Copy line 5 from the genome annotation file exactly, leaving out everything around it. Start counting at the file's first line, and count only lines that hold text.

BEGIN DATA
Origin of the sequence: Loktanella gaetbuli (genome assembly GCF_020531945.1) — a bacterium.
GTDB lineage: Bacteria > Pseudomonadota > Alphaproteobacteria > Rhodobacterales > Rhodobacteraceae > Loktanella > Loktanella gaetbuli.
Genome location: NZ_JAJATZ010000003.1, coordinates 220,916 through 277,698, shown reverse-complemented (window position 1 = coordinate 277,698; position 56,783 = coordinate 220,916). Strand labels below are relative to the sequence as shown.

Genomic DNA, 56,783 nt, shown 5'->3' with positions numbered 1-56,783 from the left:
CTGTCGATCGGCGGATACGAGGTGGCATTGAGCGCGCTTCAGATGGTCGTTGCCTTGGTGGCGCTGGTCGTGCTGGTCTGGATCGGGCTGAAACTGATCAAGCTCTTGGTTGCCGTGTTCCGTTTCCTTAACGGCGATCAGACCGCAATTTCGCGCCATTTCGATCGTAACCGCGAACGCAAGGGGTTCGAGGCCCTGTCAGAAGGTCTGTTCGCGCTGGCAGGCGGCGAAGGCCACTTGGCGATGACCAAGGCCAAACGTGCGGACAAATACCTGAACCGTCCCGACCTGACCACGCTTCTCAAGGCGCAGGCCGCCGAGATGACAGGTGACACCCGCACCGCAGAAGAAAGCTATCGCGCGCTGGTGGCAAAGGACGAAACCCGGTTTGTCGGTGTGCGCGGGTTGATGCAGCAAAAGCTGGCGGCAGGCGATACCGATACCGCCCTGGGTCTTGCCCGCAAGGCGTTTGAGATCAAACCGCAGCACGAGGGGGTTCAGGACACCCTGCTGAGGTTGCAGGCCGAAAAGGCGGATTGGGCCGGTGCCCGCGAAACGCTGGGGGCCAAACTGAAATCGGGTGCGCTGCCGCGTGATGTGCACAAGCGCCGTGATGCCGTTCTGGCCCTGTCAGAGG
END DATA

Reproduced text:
CTGTCGATCGGCGGATACGAGGTGGCATTGAGCGCGCTTCAGATGGTCGTTGCCTTGGTGGCGCTGGTCGTGCTGGTCTGGATCGGGCTGAAACTGATCAAGCTCTTGGTTGCCGTGTTCCGTTTCCTTAACGGCGATCAGACCGCAATTTCGCGCCATTTCGATCGTAACCGCGAACGCAAGGGGTTCGAGGCCCTGTCAGAAGGTCTGTTCGCGCTGGCAGGCGGCGAAGGCCACTTGGCGATGACCAAGGCCAAACGTGCGGACAAATACCTGAACCGTCCCGACCTGACCACGCTTCTCAAGGCGCAGGCCGCCGAGATGACAGGTGACACCCGCACCGCAGAAGAAAGCTATCGCGCGCTGGTGGCAAAGGACGAAACCCGGTTTGTCGGTGTGCGCGGGTTGATGCAGCAAAAGCTGGCGGCAGGCGATACCGATACCGCCCTGGGTCTTGCCCGCAAGGCGTTTGAGATCAAACCGCAGCACGAGGGGGTTCAGGACACCCTGCTGAGGTTGCAGGCCGAAAAGGCGGATTGGGCCGGTGCCCGCGAAACGCTGGGGGCCAAACTGAAATCGGGTGCGCTGCCGCGTGATGTGCACAAGCGCCGTGATGCCGTTCTGGCCCTGTCAGAGG